One of my fellow scribes summarized his distaste for atmospheric black metal as follows: “Whenever someone mentions atmospheric black metal, I automatically know that there is going to be a lot of standing around and doing nothing”. While this is applicable to most of today’s bands that overdo the repetition part, not all bands can be generalized like this. Done right, this form of music can result in something grim and beautiful. Case in point is the new record from Raventale, titled ‘Dark Substance of Dharma’. The seventh full length from this Ukranian one man project takes a thematic shift towards Indian and Tibetan philosophy, and the music showcases a fine balance of atmosphere, synth melody and guitar riffs.

Raventale Dark Substance of Dharma

Starting with familiar sounds of nature in ‘Intra-Mantra’, the whisphered words add a mystic flavour and sets the mood for the rest of the record. The guitar tones slowly and steadily emanate to the ritualistic beat of the drums, creating an occult atmosphere. The subtle synth work provides the melody and imparts a soothing character to the music, which though contrasting, works well with the harsh guitar work.

Many of bands playing this style of music, produce music that is quite one dimensional, focusing on the atmosphere alone. Raventale on the other hand, takes cues from the likes of early Burzum and Drudkh and the music has a harsh side to it. The repetitive guitar riffs and melodies find measured usage which proves very effective. On tracks like ‘Destroying the Seeds of Karma’, the guitars tend to take a softer approach, contributing to the atmosphere, while the title track sees the riffs taking the centre stage. The band’s vicious side is revealed on the track ‘Kali’s Hunger’, where the black metal chaos is unleashed in short span of 3 minutes. This variation is what sets Raventale apart from the monotonous herd.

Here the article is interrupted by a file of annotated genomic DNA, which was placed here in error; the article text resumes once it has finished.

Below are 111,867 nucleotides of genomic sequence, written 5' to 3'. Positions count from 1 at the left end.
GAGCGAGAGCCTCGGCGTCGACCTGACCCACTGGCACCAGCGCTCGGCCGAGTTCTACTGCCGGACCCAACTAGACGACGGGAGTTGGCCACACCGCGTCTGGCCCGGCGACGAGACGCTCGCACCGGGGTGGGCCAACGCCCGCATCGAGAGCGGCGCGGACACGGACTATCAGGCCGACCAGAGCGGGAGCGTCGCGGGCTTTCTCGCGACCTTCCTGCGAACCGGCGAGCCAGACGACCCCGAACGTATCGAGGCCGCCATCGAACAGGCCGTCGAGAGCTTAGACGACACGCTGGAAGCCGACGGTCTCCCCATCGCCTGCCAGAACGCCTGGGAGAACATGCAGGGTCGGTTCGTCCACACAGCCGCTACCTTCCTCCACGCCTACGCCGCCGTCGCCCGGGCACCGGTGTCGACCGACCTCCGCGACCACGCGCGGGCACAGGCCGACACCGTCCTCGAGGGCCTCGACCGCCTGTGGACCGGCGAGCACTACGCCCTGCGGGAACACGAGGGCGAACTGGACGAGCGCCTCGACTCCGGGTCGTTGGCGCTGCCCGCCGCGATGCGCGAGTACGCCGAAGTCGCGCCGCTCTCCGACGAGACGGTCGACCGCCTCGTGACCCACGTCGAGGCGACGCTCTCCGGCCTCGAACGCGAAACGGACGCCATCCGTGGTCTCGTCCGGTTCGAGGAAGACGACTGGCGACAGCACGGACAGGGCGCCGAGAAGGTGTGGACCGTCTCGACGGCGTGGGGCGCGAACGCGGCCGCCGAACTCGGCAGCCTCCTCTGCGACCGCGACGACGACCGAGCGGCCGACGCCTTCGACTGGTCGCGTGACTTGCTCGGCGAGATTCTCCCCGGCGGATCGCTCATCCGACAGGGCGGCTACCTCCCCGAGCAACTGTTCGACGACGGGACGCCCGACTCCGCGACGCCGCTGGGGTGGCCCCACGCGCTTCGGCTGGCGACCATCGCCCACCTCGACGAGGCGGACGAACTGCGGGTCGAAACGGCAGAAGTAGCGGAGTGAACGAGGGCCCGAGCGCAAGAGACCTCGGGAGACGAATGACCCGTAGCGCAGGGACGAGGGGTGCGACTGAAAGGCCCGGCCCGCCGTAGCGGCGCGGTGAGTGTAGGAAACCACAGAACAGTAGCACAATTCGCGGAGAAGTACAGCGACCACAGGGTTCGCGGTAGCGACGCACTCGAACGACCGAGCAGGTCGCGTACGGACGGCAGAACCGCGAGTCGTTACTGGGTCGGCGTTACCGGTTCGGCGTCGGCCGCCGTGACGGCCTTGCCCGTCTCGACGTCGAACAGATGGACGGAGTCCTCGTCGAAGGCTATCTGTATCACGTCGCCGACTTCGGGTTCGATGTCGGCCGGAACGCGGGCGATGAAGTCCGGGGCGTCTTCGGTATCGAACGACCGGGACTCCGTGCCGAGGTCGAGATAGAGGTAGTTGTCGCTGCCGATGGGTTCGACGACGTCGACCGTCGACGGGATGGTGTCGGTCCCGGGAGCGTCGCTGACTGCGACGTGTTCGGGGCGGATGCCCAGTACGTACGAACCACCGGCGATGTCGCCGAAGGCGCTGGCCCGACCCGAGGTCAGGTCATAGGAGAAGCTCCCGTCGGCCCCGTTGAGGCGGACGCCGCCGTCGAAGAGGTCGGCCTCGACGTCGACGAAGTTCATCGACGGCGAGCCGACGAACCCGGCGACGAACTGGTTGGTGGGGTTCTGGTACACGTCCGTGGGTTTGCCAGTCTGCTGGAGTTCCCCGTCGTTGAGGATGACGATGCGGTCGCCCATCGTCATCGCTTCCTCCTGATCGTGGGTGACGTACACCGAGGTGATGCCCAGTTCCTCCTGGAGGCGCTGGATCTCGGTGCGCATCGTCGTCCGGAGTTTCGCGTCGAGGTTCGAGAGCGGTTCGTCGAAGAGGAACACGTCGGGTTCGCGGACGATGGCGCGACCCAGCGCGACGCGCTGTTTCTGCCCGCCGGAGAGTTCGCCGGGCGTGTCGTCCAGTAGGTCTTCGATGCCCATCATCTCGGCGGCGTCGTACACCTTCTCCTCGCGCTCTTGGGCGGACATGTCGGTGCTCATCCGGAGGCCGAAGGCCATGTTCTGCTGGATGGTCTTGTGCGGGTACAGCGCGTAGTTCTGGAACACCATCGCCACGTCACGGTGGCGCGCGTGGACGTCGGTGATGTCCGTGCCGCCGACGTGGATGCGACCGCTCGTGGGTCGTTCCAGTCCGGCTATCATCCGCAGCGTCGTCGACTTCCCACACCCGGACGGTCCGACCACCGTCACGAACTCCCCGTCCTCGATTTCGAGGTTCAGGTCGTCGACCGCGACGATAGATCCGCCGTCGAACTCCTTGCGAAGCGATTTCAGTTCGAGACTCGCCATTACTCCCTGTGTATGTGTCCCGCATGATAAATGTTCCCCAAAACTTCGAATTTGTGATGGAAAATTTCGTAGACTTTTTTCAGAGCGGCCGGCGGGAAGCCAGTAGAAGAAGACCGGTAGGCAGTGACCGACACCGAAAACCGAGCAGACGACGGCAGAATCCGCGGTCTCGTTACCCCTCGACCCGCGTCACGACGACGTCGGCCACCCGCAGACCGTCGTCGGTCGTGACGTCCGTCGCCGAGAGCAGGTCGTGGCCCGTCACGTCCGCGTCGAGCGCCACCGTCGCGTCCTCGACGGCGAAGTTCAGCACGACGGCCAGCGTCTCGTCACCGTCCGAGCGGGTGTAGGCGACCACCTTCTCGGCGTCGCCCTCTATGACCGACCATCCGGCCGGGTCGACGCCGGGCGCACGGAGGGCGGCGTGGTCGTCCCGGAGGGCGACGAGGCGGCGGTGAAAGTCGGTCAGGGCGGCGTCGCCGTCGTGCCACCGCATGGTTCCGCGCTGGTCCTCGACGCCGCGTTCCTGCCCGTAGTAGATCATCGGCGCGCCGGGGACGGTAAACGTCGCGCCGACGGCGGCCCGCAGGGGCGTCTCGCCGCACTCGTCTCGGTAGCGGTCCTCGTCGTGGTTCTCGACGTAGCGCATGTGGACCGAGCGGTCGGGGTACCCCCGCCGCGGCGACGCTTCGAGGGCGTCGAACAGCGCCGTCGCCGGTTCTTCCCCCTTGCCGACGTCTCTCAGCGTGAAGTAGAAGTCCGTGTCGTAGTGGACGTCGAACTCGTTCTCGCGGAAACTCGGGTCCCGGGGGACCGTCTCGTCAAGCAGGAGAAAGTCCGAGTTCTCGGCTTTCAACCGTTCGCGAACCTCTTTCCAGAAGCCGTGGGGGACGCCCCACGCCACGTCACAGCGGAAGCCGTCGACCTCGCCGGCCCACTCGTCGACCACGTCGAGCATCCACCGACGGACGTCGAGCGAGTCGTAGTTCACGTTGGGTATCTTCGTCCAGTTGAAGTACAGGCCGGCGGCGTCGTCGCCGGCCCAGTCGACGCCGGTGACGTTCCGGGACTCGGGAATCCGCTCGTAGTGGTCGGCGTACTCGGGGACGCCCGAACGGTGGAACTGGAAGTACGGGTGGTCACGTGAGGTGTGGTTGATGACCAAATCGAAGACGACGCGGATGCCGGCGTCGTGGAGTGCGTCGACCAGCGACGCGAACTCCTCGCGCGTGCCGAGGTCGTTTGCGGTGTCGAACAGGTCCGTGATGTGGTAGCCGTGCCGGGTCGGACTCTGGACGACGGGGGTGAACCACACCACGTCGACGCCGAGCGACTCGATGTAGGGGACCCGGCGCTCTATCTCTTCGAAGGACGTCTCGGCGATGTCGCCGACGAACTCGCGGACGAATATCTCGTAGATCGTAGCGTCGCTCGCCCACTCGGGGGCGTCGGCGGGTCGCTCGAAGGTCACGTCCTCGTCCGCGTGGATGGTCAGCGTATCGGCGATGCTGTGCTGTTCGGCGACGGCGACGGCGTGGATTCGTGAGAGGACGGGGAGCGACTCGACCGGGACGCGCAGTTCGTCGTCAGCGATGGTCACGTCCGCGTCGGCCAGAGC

Black metal is known for it’s repetitive riffs, the whole point of which is to nail the idea deep into the listener’s head. But when not done in the proper way, it can be very annoying. In Raventale’s case, the repetitiveness doesn’t feel cumbersome at all. The atmosphere, coupled with acrid vocal work and the mystic tone of the music makes even the longer tracks enjoyable. There are a couple of instances, however, where a wild breakdown appears (‘Last Moon Fermata’ and ‘Dark Substance of Dharma’) and these little bits feel very out of place. Then again, these are very small bits and are nowhere near enough to disrupt the experience of the album as a whole.
The album has a rich, layered sound which aids the atmosphere really well. The subtle synth and the abrasive guitars are just perfect in the mix. The duality of the soft atmosphere and the harsh guitars is showcased very well in the music. This combination makes the music sound vile and beautiful at the same time. It’s hard to come across a band that balances soothing, beautiful atmosphere with vicious guitar work as effectively as Raventale. 

The band seems to be going strong with seven full lengths to their credit, each maintaining a level of consistency. ‘Dark Substance of Dharma’ is a solid addition to the Raventale catalogue and is a good jump in point as any other record in their discography.
Rating: 80%

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